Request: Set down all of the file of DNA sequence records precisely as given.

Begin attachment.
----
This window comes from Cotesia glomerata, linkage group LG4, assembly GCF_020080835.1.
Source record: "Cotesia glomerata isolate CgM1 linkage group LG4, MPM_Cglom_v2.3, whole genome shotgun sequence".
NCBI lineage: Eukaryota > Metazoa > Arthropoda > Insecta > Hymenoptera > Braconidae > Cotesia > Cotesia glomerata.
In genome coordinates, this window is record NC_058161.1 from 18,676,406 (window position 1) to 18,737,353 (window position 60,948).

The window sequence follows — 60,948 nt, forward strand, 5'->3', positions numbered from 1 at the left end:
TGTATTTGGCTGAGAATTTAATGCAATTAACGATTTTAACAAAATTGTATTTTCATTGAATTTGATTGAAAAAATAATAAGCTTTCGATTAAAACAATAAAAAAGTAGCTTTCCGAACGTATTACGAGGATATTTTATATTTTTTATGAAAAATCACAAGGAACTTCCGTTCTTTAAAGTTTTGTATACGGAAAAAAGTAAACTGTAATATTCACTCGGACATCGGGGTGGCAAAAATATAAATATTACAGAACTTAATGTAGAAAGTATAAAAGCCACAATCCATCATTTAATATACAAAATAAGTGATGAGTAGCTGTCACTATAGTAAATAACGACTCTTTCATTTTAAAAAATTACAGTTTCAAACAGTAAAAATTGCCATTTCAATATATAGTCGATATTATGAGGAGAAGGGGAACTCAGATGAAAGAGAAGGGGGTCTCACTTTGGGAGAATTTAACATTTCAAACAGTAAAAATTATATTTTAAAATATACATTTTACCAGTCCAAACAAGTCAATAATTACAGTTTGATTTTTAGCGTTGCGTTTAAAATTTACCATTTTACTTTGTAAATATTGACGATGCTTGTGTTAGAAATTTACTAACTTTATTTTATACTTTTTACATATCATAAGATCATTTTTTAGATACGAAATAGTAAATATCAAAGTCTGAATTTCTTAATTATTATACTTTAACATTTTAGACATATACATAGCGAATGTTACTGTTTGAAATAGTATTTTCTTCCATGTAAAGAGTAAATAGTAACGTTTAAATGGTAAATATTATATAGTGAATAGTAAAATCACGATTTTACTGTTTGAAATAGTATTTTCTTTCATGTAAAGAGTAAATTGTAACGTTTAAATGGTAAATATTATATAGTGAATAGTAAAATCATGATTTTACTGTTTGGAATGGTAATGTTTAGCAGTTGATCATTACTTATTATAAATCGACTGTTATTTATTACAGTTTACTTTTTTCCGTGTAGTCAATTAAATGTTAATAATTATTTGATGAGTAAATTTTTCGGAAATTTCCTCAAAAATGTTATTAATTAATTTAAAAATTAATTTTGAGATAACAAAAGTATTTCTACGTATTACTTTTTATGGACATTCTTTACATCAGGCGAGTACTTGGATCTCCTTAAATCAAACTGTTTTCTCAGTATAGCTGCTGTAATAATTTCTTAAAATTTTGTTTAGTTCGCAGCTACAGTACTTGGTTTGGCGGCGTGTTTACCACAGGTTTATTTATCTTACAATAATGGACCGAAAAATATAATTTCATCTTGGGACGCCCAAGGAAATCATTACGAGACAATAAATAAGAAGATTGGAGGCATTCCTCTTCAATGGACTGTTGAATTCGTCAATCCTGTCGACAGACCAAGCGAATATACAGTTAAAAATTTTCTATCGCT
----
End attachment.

This window comes from Cotesia glomerata, linkage group LG4, assembly GCF_020080835.1.
Source record: "Cotesia glomerata isolate CgM1 linkage group LG4, MPM_Cglom_v2.3, whole genome shotgun sequence".
NCBI lineage: Eukaryota > Metazoa > Arthropoda > Insecta > Hymenoptera > Braconidae > Cotesia > Cotesia glomerata.
In genome coordinates, this window is record NC_058161.1 from 18,676,406 (window position 1) to 18,737,353 (window position 60,948).

The window sequence follows — 60,948 nt, forward strand, 5'->3', positions numbered from 1 at the left end:
TGTATTTGGCTGAGAATTTAATGCAATTAACGATTTTAACAAAATTGTATTTTCATTGAATTTGATTGAAAAAATAATAAGCTTTCGATTAAAACAATAAAAAAGTAGCTTTCCGAACGTATTACGAGGATATTTTATATTTTTTATGAAAAATCACAAGGAACTTCCGTTCTTTAAAGTTTTGTATACGGAAAAAAGTAAACTGTAATATTCACTCGGACATCGGGGTGGCAAAAATATAAATATTACAGAACTTAATGTAGAAAGTATAAAAGCCACAATCCATCATTTAATATACAAAATAAGTGATGAGTAGCTGTCACTATAGTAAATAACGACTCTTTCATTTTAAAAAATTACAGTTTCAAACAGTAAAAATTGCCATTTCAATATATAGTCGATATTATGAGGAGAAGGGGAACTCAGATGAAAGAGAAGGGGGTCTCACTTTGGGAGAATTTAACATTTCAAACAGTAAAAATTATATTTTAAAATATACATTTTACCAGTCCAAACAAGTCAATAATTACAGTTTGATTTTTAGCGTTGCGTTTAAAATTTACCATTTTACTTTGTAAATATTGACGATGCTTGTGTTAGAAATTTACTAACTTTATTTTATACTTTTTACATATCATAAGATCATTTTTTAGATACGAAATAGTAAATATCAAAGTCTGAATTTCTTAATTATTATACTTTAACATTTTAGACATATACATAGCGAATGTTACTGTTTGAAATAGTATTTTCTTCCATGTAAAGAGTAAATAGTAACGTTTAAATGGTAAATATTATATAGTGAATAGTAAAATCACGATTTTACTGTTTGAAATAGTATTTTCTTTCATGTAAAGAGTAAATTGTAACGTTTAAATGGTAAATATTATATAGTGAATAGTAAAATCATGATTTTACTGTTTGGAATGGTAATGTTTAGCAGTTGATCATTACTTATTATAAATCGACTGTTATTTATTACAGTTTACTTTTTTCCGTGTAGTCAATTAAATGTTAATAATTATTTGATGAGTAAATTTTTCGGAAATTTCCTCAAAAATGTTATTAATTAATTTAAAAATTAATTTTGAGATAACAAAAGTATTTCTACGTATTACTTTTTATGGACATTCTTTACATCAGGCGAGTACTTGGATCTCCTTAAATCAAACTGTTTTCTCAGTATAGCTGCTGTAATAATTTCTTAAAATTTTGTTTAGTTCGCAGCTACAGTACTTGGTTTGGCGGCGTGTTTACCACAGGTTTATTTATCTTACAATAATGGACCGAAAAATATAATTTCATCTTGGGACGCCCAAGGAAATCATTACGAGACAATAAATAAGAAGATTGGAGGCATTCCTCTTCAATGGACTGTTGAATTCGTCAATCCTGTCGACAGACCAAGCGAATATACAGTTAAAAATTTTCTATCGCT